Anger can be beneficial in some cases. It can motivate us to respond proactively to a potential threat or defend ourselves when someone is being unfair. However, if anger is excessive or unmanageable, it can cause problems. For example, misdirected anger targeted at family or loved ones can create problems in your relationships. Similarly, if you have displaced anger toward someone at work, you may end up in a situation that results in discipline or even termination from your job.
Misplaced anger turned inward toward yourself can result in rumination or repeated thoughts about the situation that makes you angry. Researchers have found this type of misdirected anger can cause people to become aggressive toward others, resulting in relationship problems or even criminal violations for physical aggression.
Tips for Managing Displaced Anger
These strategies can help you manage displaced anger and reduce the consequences it has in your life.
- Try to problem solve: Displaced anger can sometimes arise because you don’t know how to deal with your anger or frustration toward a person or situation. Maybe, instead of taking your anger out on someone, you can address the source of the anger. If a problem at work is causing anger issues, you can sit down and have a rational conversation with your boss.
- Practice relaxation techniques: Taking your anger out on other people can result from poor coping mechanisms. If you’re angry, practicing a relaxation technique, such as deep breathing or meditation, can help you control the impulse to act aggressively toward someone else.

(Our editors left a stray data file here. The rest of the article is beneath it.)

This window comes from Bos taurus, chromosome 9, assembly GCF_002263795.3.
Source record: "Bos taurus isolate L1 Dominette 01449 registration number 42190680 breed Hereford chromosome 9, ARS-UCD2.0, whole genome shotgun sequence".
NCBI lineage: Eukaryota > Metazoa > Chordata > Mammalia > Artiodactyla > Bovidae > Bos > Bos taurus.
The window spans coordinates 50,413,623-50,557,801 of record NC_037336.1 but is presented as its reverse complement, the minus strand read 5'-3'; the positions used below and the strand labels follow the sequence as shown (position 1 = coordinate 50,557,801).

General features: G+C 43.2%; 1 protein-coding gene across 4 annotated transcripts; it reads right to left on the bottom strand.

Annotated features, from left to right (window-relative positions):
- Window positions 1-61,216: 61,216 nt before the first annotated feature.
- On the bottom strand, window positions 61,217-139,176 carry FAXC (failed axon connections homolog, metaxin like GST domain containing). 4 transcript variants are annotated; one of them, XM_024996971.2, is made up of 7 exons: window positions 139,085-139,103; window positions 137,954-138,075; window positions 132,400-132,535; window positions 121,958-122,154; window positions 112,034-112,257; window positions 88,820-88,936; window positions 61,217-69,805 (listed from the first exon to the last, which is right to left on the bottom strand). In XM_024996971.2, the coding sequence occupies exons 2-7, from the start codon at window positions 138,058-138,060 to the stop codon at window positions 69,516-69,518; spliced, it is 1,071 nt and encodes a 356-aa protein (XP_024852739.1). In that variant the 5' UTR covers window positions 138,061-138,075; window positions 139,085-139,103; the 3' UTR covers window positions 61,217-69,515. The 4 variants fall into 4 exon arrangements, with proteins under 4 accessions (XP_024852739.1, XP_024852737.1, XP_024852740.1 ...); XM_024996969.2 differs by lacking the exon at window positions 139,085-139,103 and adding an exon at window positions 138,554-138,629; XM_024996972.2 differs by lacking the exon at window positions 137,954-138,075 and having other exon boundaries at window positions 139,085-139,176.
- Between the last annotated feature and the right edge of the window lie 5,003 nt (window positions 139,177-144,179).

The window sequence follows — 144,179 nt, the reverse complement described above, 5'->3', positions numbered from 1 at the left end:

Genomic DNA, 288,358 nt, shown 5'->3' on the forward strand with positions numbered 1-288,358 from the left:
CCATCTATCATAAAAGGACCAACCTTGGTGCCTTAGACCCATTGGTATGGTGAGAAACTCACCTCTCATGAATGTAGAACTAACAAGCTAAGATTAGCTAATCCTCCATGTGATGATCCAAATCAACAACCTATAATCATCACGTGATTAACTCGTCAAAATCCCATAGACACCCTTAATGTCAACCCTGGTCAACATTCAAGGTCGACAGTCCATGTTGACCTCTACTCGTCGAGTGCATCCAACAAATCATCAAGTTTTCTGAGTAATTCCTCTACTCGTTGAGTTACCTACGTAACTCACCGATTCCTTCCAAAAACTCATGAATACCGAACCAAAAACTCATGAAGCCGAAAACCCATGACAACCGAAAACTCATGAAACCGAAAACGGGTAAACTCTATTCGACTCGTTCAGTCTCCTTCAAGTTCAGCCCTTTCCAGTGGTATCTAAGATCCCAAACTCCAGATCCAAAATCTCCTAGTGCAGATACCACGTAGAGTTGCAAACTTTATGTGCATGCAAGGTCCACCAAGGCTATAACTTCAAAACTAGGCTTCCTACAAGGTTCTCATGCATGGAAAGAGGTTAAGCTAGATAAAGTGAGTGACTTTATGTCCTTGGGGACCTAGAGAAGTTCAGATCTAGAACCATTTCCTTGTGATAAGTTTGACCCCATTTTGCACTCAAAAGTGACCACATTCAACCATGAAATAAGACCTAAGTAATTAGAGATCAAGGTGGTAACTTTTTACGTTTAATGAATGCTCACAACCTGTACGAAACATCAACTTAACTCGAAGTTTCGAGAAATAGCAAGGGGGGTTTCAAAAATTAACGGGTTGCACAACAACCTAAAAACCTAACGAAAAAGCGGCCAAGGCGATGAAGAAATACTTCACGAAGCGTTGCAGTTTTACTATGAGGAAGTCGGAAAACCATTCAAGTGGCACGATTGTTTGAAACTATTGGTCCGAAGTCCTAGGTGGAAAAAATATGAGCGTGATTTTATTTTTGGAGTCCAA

- Change your way of thinking: Internally displaced anger can occur when we blame ourselves for problems or mistakes. Instead of turning inward and blaming yourself, try thinking about the situation more rationally. What evidence do you have that it is your fault? Try to give yourself some grace and recognize that everyone makes mistakes.
- Develop healthy stress management skills: Frustrating or anger-provoking situations can create significant stress. For some people, displaced anger can serve as an unhealthy way of coping with feelings of stress. Rather than misdirecting your anger, practice healthy stress management skills, such as taking time for rest, practicing healthy sleep habits and making time for physical activity.
- Practice assertiveness: Your displaced anger may result from passivity or a fear of confrontation. Instead of facing your anger source, you displace it onto a safer target, such as a spouse, because you’re less fearful of confronting them. If this is the case, consider assertiveness training, or practice assertiveness by standing up for yourself. It’s okay to tell someone you found their behavior disrespectful and that you’d like to have a conversation to arrive at a resolution.
When To Seek Help